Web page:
Dr. Jekyll meets Mr. Hyde: dealer buy-sells in the M & A world
NOTE: The following article is from the collection of articles in our Automobile Dealership Buy/Sell Newsletters. The newsletter deals with the complex area of buying and selling automobile dealerships. Some of the material may not be up to date because of changes in the law from the date shown at the end of the article. This article is not to be taken as legal, accounting, tax, or other advice. You should consult your own professionals for such advice and for any updating of the information provided.
Suddenly new language has taken hold in the automobile dealership world. Where the term “buy-sell” used to describe the sale and purchase of a dealership, today that transaction might well be called an acquisition–as in mergers and acquisitions, or “M & A.”
Thanks to the emergence of dealer ownership by publicly traded companies–Republic Industries, Circuit City, United Auto, Lithia, Rush, et al.–the dealer’s buy-sell agreement has met the investment community’s M & A agreement. In this article, we discuss some of the differences between the typical buy-sell agreement and M & A agreements that could be used when a publicly traded company acquires a dealership.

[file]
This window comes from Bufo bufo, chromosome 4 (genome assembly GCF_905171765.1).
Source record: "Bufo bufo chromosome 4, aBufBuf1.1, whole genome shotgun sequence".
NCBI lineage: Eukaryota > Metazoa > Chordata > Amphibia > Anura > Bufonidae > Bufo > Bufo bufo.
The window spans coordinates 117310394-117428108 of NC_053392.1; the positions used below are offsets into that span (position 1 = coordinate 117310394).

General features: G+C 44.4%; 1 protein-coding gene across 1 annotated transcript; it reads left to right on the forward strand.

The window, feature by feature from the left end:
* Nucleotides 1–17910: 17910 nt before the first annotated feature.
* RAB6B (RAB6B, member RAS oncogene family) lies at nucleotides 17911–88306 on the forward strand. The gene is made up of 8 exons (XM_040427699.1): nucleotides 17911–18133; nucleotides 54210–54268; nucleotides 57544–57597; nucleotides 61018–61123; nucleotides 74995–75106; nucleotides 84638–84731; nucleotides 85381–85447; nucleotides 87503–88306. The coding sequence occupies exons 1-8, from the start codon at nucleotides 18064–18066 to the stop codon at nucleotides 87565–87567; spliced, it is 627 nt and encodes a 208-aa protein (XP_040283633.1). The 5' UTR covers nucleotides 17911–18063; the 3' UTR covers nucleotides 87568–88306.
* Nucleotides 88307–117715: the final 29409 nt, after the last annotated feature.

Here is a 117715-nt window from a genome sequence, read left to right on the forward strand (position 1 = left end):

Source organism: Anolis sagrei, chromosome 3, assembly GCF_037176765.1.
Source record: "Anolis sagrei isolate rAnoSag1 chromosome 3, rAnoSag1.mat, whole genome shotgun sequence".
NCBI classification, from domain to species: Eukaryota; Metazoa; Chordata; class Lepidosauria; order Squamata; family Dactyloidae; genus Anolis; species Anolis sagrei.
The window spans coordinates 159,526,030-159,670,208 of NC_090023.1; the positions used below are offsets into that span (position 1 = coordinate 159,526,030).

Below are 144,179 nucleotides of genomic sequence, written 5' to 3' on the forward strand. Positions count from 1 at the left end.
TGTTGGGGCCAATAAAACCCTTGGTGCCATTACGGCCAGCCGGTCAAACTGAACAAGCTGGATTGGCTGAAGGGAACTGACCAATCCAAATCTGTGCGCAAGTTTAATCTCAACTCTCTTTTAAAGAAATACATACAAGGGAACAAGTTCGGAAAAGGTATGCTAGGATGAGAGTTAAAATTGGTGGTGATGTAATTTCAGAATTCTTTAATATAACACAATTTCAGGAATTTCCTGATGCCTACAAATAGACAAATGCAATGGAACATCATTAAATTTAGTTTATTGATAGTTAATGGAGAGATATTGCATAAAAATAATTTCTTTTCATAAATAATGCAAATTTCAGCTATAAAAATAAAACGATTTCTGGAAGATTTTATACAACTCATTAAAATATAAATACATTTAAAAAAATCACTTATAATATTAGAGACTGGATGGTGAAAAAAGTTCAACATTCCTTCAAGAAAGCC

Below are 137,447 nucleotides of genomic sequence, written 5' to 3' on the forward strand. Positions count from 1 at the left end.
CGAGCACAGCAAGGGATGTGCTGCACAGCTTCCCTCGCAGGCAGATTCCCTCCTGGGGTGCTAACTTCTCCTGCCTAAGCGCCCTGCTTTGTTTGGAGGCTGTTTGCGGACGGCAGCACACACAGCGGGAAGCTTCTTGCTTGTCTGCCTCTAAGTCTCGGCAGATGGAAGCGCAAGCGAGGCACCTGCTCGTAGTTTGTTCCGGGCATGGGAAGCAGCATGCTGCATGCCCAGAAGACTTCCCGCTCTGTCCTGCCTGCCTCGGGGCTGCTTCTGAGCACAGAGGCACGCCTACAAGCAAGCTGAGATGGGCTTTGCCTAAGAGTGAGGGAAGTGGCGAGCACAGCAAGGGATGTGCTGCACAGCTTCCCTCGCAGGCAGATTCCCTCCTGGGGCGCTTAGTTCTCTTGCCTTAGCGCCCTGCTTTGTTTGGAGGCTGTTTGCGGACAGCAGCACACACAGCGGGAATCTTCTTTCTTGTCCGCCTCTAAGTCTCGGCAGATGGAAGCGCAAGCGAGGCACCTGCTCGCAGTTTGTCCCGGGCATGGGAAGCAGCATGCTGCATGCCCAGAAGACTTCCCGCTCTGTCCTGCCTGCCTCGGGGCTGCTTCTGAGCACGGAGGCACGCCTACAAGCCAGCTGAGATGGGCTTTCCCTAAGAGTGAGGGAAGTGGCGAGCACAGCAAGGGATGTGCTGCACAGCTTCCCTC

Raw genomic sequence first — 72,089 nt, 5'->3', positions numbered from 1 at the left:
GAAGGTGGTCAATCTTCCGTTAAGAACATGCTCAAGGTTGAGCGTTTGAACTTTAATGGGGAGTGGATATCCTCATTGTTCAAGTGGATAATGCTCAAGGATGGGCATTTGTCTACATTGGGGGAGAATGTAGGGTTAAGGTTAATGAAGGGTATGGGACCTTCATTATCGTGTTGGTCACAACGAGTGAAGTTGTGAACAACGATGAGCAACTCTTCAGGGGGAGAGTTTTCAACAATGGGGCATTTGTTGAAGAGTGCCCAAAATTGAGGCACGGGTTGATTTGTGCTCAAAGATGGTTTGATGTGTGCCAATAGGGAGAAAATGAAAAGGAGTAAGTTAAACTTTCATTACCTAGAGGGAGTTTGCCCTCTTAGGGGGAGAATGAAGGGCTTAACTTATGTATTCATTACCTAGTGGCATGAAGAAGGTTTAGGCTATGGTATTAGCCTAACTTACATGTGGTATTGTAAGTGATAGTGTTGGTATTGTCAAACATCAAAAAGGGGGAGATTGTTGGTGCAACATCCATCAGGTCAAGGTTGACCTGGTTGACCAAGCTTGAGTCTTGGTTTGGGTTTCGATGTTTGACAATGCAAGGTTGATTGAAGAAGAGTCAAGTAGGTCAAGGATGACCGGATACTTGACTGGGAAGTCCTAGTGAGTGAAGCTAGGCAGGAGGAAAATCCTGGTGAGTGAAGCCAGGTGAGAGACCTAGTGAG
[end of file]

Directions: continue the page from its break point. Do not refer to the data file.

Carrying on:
The primary difference between the buy-sell and M & A is diversity. While there exists a somewhat predictable pattern to the typical dealer buy-sell, M & A agreements change radically from one transaction to another, depending on a number of key deal points, such as whether the transaction will be a tax free reorganization; what method of accounting will be used; whether the purchase price will be paid in cash or stock and, if stock is given, whether it is registered or restricted.
Tax Free Reorganization
When is a sale not a sale? When it is a reorganization. If the original owners receive only voting stock upon conveying the business to its new corporate owner, the original owners do not recognize capital gains (or losses). Instead, the old owner’s basis in the business is carried over to the stock received. The theory behind this has to do with continuity of ownership: the dealership’s assets or stock continue to be owned by the original owners, only now in the form of shares held in the acquiring company. Although “tax deferred” would be more accurate, the shorthand term for this situation has come to be called a “tax free exchange.”
Tax free exchanges work whether the buyer purchases stock or assets. A stock-for-stock acquisition is sometimes called a Type B reorganization, and a stock-for-assets reorganization is sometimes called a Type C reorganization (Type A refers to a true corporate merger).
The M & A agreement diverges sharply from the typical buy-sell if the parties decide on a tax free exchange. First, such a decision automatically forces the seller to accept the buyer’s stock in lieu of cash, a deal point in its own right. In addition, several tax free exchange issues must be addressed in the agreement. For example, provisions relating to ancillary transactions, like leases and employment agreements, must be carefully scrutinized to ensure that there are no problems with “boot”–non-stock consideration paid to the sellers. If a stock-for-asset deal is involved, the M & A agreement must be structured to call for the purchase of all of the assets of the seller, because less than all will not suffice.